Christmas is the most unsentimental way of looking at life By Timothy Keller via New York Post
Christmas is the only Christian holy day that is also a major secular holiday. This brings some discomfort on both sides. Many Christians can’t help but notice that more and more of the public festivities surrounding Christmas studiously avoid any references to its Christian origins. The background music in stores is moving from “Joy to the World” to “Have a Holly, Jolly Christmas.”
On the other hand, nonreligious people can’t help but find that the older meaning of Christmas keeps intruding uninvited, for instance, through the music of traditional Christmas carols. It can be irritating to have to answer their child’s question, “What does that music mean —‘born to give them second birth’?”
As a Christian believer, I am glad to share the virtues of that day with the entirety of society. My fear is, however, that its true roots will become more and more hidden to most of the population.
The secular Christmas is a festival of lights, a time for family gatherings, and a season to generously give to those closest to us and to those in greatest need. These practices are genuinely congruent with the Christian origins of the celebration. The emphasis on light in darkness comes from the Christian belief that the world’s hope comes from outside of it. The giving of gifts is a natural response to Jesus’ act of self-giving, when he laid aside his glory and was born into the human race. The concern for the needy recalls that the Son of God was born not into an aristocratic family but into a poor one. The Lord of the universe identified with the least and the most excluded of the human race.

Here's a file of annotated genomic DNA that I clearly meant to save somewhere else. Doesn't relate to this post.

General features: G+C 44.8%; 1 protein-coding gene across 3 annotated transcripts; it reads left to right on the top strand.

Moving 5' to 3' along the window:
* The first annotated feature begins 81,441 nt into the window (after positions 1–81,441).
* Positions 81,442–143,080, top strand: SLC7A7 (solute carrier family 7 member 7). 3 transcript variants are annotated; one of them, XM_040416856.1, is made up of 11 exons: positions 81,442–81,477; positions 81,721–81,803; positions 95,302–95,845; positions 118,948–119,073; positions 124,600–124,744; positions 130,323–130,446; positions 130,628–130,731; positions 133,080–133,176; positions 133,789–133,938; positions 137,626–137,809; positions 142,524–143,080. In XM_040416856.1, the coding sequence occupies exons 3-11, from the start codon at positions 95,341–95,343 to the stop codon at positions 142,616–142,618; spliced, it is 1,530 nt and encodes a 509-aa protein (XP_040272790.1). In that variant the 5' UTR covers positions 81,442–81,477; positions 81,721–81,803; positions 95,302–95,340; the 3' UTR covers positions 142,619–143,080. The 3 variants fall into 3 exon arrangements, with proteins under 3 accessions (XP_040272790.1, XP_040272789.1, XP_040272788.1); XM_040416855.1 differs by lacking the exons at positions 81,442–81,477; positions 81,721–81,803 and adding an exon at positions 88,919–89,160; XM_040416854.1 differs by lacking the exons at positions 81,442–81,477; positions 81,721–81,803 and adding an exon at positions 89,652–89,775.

But the truth is that Christmas, like God himself, is both more wondrous and more threatening than most understand.
Christmas is about receiving presents, but consider how challenging it is to receive certain kinds of gifts. Some gifts by their very nature make you swallow your pride. Imagine opening a present on Christmas morning from a friend — and it’s a dieting book. Then you take off another ribbon and wrapper and you find it is another book from another friend, “Overcoming Selfishness.” If you say to them, “Thank you so much,” you are in a sense admitting, “For indeed, I am fat and obnoxious.”